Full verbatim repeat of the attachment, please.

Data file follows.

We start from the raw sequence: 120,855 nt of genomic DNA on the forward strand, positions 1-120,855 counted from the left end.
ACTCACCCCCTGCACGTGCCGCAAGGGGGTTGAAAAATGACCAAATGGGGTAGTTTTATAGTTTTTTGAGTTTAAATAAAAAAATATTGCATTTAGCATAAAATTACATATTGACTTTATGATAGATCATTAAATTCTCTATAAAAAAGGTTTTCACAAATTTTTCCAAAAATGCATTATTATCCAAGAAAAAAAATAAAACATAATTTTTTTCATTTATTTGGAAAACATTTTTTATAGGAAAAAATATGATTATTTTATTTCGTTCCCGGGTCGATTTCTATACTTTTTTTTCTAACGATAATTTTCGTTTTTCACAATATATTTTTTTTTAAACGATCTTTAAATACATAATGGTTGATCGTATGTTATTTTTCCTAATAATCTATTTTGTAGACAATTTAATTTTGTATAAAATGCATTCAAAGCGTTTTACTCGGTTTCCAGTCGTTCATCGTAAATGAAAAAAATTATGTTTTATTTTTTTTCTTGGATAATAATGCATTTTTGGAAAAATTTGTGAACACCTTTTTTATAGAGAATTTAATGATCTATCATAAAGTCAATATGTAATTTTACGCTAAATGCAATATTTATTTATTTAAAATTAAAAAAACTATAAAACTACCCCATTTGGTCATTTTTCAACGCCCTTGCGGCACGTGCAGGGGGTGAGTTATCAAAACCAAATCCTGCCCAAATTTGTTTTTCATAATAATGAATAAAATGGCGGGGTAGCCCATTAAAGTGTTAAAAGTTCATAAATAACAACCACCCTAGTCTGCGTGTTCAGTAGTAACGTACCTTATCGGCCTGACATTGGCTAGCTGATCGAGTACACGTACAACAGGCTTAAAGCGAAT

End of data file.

We start from the raw sequence: 120,855 nt of genomic DNA on the forward strand, positions 1-120,855 counted from the left end.
ACTCACCCCCTGCACGTGCCGCAAGGGGGTTGAAAAATGACCAAATGGGGTAGTTTTATAGTTTTTTGAGTTTAAATAAAAAAATATTGCATTTAGCATAAAATTACATATTGACTTTATGATAGATCATTAAATTCTCTATAAAAAAGGTTTTCACAAATTTTTCCAAAAATGCATTATTATCCAAGAAAAAAAATAAAACATAATTTTTTTCATTTATTTGGAAAACATTTTTTATAGGAAAAAATATGATTATTTTATTTCGTTCCCGGGTCGATTTCTATACTTTTTTTTCTAACGATAATTTTCGTTTTTCACAATATATTTTTTTTTAAACGATCTTTAAATACATAATGGTTGATCGTATGTTATTTTTCCTAATAATCTATTTTGTAGACAATTTAATTTTGTATAAAATGCATTCAAAGCGTTTTACTCGGTTTCCAGTCGTTCATCGTAAATGAAAAAAATTATGTTTTATTTTTTTTCTTGGATAATAATGCATTTTTGGAAAAATTTGTGAACACCTTTTTTATAGAGAATTTAATGATCTATCATAAAGTCAATATGTAATTTTACGCTAAATGCAATATTTATTTATTTAAAATTAAAAAAACTATAAAACTACCCCATTTGGTCATTTTTCAACGCCCTTGCGGCACGTGCAGGGGGTGAGTTATCAAAACCAAATCCTGCCCAAATTTGTTTTTCATAATAATGAATAAAATGGCGGGGTAGCCCATTAAAGTGTTAAAAGTTCATAAATAACAACCACCCTAGTCTGCGTGTTCAGTAGTAACGTACCTTATCGGCCTGACATTGGCTAGCTGATCGAGTACACGTACAACAGGCTTAAAGCGAAT